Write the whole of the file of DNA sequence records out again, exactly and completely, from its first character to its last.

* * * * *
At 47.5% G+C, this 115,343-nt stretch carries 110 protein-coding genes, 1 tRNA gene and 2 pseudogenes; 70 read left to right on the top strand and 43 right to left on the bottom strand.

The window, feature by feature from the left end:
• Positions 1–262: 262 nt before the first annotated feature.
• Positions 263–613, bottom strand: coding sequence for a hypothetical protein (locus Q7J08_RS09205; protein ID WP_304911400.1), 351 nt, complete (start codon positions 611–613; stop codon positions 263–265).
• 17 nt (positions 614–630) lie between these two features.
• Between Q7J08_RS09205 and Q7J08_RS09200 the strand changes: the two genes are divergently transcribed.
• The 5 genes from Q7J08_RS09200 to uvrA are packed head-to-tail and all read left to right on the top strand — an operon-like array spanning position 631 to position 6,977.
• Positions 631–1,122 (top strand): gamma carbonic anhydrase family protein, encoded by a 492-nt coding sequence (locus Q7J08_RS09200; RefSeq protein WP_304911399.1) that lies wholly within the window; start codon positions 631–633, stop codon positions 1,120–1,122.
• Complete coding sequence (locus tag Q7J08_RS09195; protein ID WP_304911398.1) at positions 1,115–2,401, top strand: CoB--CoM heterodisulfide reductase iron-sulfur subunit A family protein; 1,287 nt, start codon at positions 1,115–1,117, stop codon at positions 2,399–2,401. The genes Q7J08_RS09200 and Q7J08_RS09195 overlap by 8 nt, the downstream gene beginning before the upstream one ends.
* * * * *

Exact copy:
At 47.5% G+C, this 115,343-nt stretch carries 110 protein-coding genes, 1 tRNA gene and 2 pseudogenes; 70 read left to right on the top strand and 43 right to left on the bottom strand.

The window, feature by feature from the left end:
• Positions 1–262: 262 nt before the first annotated feature.
• Positions 263–613, bottom strand: coding sequence for a hypothetical protein (locus Q7J08_RS09205; protein ID WP_304911400.1), 351 nt, complete (start codon positions 611–613; stop codon positions 263–265).
• 17 nt (positions 614–630) lie between these two features.
• Between Q7J08_RS09205 and Q7J08_RS09200 the strand changes: the two genes are divergently transcribed.
• The 5 genes from Q7J08_RS09200 to uvrA are packed head-to-tail and all read left to right on the top strand — an operon-like array spanning position 631 to position 6,977.
• Positions 631–1,122 (top strand): gamma carbonic anhydrase family protein, encoded by a 492-nt coding sequence (locus Q7J08_RS09200; RefSeq protein WP_304911399.1) that lies wholly within the window; start codon positions 631–633, stop codon positions 1,120–1,122.
• Complete coding sequence (locus tag Q7J08_RS09195; protein ID WP_304911398.1) at positions 1,115–2,401, top strand: CoB--CoM heterodisulfide reductase iron-sulfur subunit A family protein; 1,287 nt, start codon at positions 1,115–1,117, stop codon at positions 2,399–2,401. The genes Q7J08_RS09200 and Q7J08_RS09195 overlap by 8 nt, the downstream gene beginning before the upstream one ends.